World Intellectual Property Organization

Designing the Future – Celebrating the Past

June 2011

The Waitangi Mill where the flax stripping invention was installed, for which New Zealand’s first ever patent was granted. (Photo: 7-A2820 (circa 1860) Sir George Grey Special Collection, Auckland Libraries)
The Waitangi Mill where the flax stripping invention was installed, for which New Zealand’s first ever patent was granted. (Photo: 7-A2820 (circa 1860) Sir George Grey Special Collection, Auckland Libraries)

This year marks the 150th anniversary of the grant of New Zealand’s first patent. NZ Patent No. 1, for a plant fiber dressing process and leaf-stripping machine used to manufacture rope and woven fabric, was granted to flax milling business partners, Arthur Guyon Purchas and James Ninnis in 1861.

Special legislation – the Purchas and Ninnis Flax Patent Act, 1860 – was introduced to enable the Governor to grant the patent. The specification, entitled “An invention for the preparation of the fiber of Phorium tenax and other plants for manufacturing purposes”, was deposited at the Colonial Secretary’s Office in Auckland, New Zealand on October 10, 1860, and the Letters Patent were subsequently issued on March 26, 1861.

International recognition came when both inventors were awarded a medal for flax fiber prepared using their New Zealand patented process at the London World Exposition of 1862.

Flax mill operations

Purchas and Ninnis built a mill on the Waitangi stream in the North Island where leaves were stripped by grooved iron beating plates. Stream water circulated by the mill wheel removed plant waste. They produced 90 tons of native swamp flax fiber using the patented process before the mill was closed for a time when fighting broke out between the colonial settlers and Waikato Māori. Ninnis then moved to Kaiapoi in New Zealand’s South Island to set up milling operations there.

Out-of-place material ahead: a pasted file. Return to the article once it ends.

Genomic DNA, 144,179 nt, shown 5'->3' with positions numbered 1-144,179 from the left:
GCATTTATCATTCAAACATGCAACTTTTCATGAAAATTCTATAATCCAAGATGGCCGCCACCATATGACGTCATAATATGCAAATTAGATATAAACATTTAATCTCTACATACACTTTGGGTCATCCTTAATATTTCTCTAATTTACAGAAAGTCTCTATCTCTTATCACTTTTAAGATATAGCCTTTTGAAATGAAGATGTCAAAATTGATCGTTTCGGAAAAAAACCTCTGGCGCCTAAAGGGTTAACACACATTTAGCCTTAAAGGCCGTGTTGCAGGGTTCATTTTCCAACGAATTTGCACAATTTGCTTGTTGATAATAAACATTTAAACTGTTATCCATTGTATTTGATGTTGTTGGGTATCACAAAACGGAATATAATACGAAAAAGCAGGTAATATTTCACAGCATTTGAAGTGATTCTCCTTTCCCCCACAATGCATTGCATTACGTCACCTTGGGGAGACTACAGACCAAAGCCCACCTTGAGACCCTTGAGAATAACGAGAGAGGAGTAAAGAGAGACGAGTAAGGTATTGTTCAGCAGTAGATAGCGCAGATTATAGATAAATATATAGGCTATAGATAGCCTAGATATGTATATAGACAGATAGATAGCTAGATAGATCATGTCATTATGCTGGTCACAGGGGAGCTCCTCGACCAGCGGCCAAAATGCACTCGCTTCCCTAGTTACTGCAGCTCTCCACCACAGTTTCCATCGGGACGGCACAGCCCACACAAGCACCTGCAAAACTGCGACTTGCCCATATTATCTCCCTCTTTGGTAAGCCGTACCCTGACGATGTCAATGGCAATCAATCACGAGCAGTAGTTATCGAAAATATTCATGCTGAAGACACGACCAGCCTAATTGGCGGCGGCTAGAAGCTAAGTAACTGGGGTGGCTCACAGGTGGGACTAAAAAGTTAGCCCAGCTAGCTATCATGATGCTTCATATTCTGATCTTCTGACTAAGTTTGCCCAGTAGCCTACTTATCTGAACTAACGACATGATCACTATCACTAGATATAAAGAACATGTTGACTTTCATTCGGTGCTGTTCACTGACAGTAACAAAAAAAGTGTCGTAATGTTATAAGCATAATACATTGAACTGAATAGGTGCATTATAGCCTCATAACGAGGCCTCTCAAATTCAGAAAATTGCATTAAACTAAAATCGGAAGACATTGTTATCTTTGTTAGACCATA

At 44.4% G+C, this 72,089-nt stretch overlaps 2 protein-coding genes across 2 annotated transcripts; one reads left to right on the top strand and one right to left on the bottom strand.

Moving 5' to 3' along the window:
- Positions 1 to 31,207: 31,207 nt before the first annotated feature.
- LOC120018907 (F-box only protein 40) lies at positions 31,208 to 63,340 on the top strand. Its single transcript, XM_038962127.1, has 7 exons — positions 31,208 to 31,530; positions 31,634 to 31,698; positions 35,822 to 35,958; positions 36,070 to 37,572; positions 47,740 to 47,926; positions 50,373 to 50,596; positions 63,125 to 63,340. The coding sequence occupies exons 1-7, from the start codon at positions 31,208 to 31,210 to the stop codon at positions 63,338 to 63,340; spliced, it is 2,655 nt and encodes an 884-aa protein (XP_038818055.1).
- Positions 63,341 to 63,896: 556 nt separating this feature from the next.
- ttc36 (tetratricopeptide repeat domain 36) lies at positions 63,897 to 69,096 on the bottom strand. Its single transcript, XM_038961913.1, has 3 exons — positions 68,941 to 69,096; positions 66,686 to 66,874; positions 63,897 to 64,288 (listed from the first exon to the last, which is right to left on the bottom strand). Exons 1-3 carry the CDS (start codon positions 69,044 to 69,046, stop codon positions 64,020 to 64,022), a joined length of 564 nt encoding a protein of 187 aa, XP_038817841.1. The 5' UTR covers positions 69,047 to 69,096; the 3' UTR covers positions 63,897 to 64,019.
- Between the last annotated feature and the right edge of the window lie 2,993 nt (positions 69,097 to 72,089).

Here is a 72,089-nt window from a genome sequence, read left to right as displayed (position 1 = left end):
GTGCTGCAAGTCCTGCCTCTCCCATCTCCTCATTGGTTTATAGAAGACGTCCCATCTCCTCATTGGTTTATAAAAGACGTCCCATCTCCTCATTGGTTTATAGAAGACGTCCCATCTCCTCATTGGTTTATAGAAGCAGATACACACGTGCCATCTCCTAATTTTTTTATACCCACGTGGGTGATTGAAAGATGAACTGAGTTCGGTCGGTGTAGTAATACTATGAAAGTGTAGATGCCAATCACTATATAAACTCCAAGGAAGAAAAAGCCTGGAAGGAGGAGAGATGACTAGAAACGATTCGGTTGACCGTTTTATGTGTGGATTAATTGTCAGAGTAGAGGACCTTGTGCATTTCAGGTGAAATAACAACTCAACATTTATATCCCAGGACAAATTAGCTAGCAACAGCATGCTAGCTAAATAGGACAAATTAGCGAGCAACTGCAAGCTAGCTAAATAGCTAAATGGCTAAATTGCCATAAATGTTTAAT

On July 11, 1866, the Timaru Herald reported that 47 bales of dressed flax manufactured under the Purchas and Ninnis patented process had sold for NZ£37 per ton. It is not known how long the Purchas and Ninnis flax mill operations lasted, or how profitable they were.

The men behind the patent

Dr. Arthur Guyon Purchas (1821-1906)
Arthur Purchas, a doctor, clergyman and musician with wide-ranging interests sailed to New Zealand from England in 1846. After serving the Parish of St. Peter’s Onehunga for some 28 years, in 1875 he resumed medical practice. A respected member of the Auckland province colonial community, he learned the Māori language and helped foster respect and understanding between the local Māori and colonists. As musical director for the New Zealand Anglican Diocese, he produced two national hymnals, including some of his own works with English and Māori lyrics. After retiring as a vicar, he continued to teach music to the blind and even invented a speedy method for preparing metal plates to print Braille.

Captain James Ninnis (1809 – 1879)
An English mining engineer, Captain Ninnis went to New Zealand to run the copper mine on Kawau Island in 1844. When his contract expired, he managed the copper mine on Great Barrier Island until it was abandoned by the mining company in 1851. The Ninnis family then settled in Onehunga where, in 1860, the favorable business partnership between Purchas and Ninnis began. Captain Ninnis is credited with designing the machinery driven by the water wheel at the Waitangi Mill and setting up a second flax mill at Kaiapoi.

 

Early government support


Dual thread rope-making bobbin
(Photo: New Zealand Historic
Places Trust Pouhere Taonga)